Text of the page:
Women composers continue to feature on the North East’s musical scene this spring, with works by Clara Schumann and Fanny Mendelssohn appearing in a programme announced last week by the Sage, Gateshead.
Royal Northern Sinfonia’s (RNS) principal conductor Dinis Sousa and leader Maria Włoszczowska will celebrate the talents and connections of the famous musical families, the Schumanns and Mendelssohns, at a concert on 3 June.
As well as three violin sonatas by their respective kinsmen, Robert and Felix, the programme will feature a selection of songs by the two women who, as the Sage says, were both talented composers in their own right but are often overlooked by history.
News of the event comes hot on the heels of the announcement of a concert at the King’s Hall, Newcastle University, in March, featuring the 18th century English composer Elizabeth Turner, among others, reported here on 31 January.
Exploring the connections between the Schumanns and Mendelssohns leads one to the city of Leipzig, in former East Germany, which has long been one of the country’s most important musical centres. It has a proud cultural tradition, dating particularly from the 18th and 19th centuries.
Clara Wieck was born in Leipzig in 1819 and Robert Schumann moved there in 1828 as a reluctant law student. The couple married in 1840 after Robert went to court to get Clara’s father’s objection overruled. They spent the first four happy years of married life in Leipzig before moving on.
Robert’s physical and mental health deteriorated and he died in an asylum in 1856. Clara, however, lived for another 40 years and enjoyed successful careers as a pianist and composer. She also continued the couple’s friendship with the composer Johannes Brahms.
Fanny Mendelssohn was the elder sister of the composer Felix and was born in Hamburg in 1805. According to Encyclopedia Britannica, she is said to have been as talented musically as her brother, and the two children were given the same music teachers.
Fanny wrote about 500 works, including pieces for piano, songs, chamber music, cantatas and oratorios. She married the Prussian court painter Wilhelm Hensel in 1829 and lived in Berlin.
Felix made numerous visits to England and Scotland, was reputed to be Queen Victoria’s favourite composer and met the Queen and Prince Albert at Buckingham Palace.
In 1835 he became conductor of the still-celebrated Gewandhaus Orchestra at Leipzig, where, according to Britannica, he not only raised the standard of orchestral playing but made Leipzig the musical capital of Germany. In 1843 he founded the Leipzig Academy, where he and Robert Schumann both taught.
Felix’s Scottish and Italian symphonies remain firm favourites in the Romantic repertoire, as does his chamber music.
Bach, Wagner and Reger
As if this is not enough Leipzig musical tradition to explore, Johann Sebastian Bach moved to the city in 1723 and served the churches there until shortly before his death in 1750. He needs no further introduction.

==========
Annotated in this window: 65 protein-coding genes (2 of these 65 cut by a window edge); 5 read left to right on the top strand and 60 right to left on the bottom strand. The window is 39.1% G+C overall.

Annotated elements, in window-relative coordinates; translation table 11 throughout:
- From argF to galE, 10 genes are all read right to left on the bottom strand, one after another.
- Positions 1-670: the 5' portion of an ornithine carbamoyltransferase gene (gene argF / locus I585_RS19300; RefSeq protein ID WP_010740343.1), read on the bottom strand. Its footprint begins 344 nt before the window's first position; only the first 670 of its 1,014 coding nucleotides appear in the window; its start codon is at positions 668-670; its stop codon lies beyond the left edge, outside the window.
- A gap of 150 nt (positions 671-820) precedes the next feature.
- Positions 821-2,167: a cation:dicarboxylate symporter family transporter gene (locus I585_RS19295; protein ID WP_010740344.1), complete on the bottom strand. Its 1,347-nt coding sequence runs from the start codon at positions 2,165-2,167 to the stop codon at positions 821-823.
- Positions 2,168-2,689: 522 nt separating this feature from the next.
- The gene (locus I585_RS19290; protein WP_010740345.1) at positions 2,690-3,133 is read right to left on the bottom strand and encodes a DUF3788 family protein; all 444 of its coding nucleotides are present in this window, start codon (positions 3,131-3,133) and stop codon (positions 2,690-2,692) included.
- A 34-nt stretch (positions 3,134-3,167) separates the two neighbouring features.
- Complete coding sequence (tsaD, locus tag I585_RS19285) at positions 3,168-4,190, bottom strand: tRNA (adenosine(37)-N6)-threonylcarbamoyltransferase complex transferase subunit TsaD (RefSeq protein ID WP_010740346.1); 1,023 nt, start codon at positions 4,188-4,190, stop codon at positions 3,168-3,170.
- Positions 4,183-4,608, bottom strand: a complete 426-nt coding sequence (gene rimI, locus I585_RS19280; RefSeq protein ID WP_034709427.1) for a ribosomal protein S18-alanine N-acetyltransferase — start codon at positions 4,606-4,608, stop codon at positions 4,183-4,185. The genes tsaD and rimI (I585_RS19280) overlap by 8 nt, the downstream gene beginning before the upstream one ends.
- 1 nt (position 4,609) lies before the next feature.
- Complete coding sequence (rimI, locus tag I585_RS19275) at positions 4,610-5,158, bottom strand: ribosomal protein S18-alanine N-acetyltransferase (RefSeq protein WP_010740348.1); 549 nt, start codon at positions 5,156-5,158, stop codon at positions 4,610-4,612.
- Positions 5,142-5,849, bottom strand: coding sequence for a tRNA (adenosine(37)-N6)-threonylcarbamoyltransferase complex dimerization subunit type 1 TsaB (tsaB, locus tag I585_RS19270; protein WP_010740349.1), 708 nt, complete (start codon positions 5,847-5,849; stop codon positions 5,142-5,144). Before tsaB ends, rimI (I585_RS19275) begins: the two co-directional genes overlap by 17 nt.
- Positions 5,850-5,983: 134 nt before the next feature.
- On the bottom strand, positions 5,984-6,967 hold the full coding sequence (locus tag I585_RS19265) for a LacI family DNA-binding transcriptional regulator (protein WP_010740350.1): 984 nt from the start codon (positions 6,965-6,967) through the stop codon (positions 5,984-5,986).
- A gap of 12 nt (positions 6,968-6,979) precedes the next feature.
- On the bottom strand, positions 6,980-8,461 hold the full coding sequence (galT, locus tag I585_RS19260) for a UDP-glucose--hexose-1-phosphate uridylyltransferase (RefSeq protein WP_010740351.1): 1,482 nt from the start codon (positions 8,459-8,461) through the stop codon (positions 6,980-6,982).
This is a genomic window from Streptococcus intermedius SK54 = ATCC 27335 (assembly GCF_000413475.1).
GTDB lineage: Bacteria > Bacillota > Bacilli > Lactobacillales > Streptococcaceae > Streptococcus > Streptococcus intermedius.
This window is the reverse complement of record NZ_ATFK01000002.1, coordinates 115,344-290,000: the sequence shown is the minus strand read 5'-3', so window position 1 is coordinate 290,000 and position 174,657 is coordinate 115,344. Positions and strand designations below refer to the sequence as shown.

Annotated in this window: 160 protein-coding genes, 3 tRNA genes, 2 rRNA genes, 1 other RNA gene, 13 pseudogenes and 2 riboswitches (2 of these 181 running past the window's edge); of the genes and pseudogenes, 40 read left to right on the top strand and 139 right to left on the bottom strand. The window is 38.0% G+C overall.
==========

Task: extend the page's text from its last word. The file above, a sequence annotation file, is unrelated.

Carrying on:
Nor does Richard Wagner, who was born in Leipzig is 1813. He is famous today for his ground-breaking operas and infamous for his antisemitism and for reputedly being Hitler’s favourite composer.
Less well known is his poor reputation in Leipzig even as a young man. According to the broadcaster Deutsche Welle he did not pay his debts and had two children with his second wife before they were married.
One other composer with Leipzig connections worth mentioning is Max Reger. Though not as well known as those already mentioned, he is nevertheless a not-insignificant musical figure.
Born in Bavaria in 1873, Reger moved to Leipzig in 1907 as professor of composition at the conservatory and musical director at the university. He composed organ and orchestral works, chamber music and songs. Reger died in Leipzig in 1916.
So there are plenty of musical connections for the Sage concert to explore, and Leipzig’s cultural heritage is not limited to music. It also has links to the philosopher Gottfried Wilhelm Leibniz, who was born there in 1646, and the poet and playwright Johann Wolfgang von Goethe (1749-1832).
Nor is Leipzig, which is in the German federal state of Saxony, the only city in former East Germany to enjoy a rich cultural heritage. Weimar, in the state of Thuringia, is known for its connections with Goethe and his fellow playwright Friedrich Schiller (1715-1805) as well as the flamboyant Hungarian composer Franz Liszt (1811-1886).
In the 20th century Weimar was home to the Bauhaus school of architecture under its leader Walter Gropius (1883-1969) until it was driven out by the Nazis. And Wittenberg in the sate of Saxony Anhalt is where Martin Luther sparked the Reformation by reputedly pinning his famous 95 theses to the church door in 1517.
This region of Germany is perhaps little known in the UK and well worth a visit by those interested in European cultural history. But some may be deterred by its current right-wing politics, with strong electoral performances by the Alternative for Germany party.
The Mendelssohn/Schumann concert is one of three new events at the Sage between 17 March and 3 June to go on sale this week. Visit the Sage website here: https://sagegateshead.com/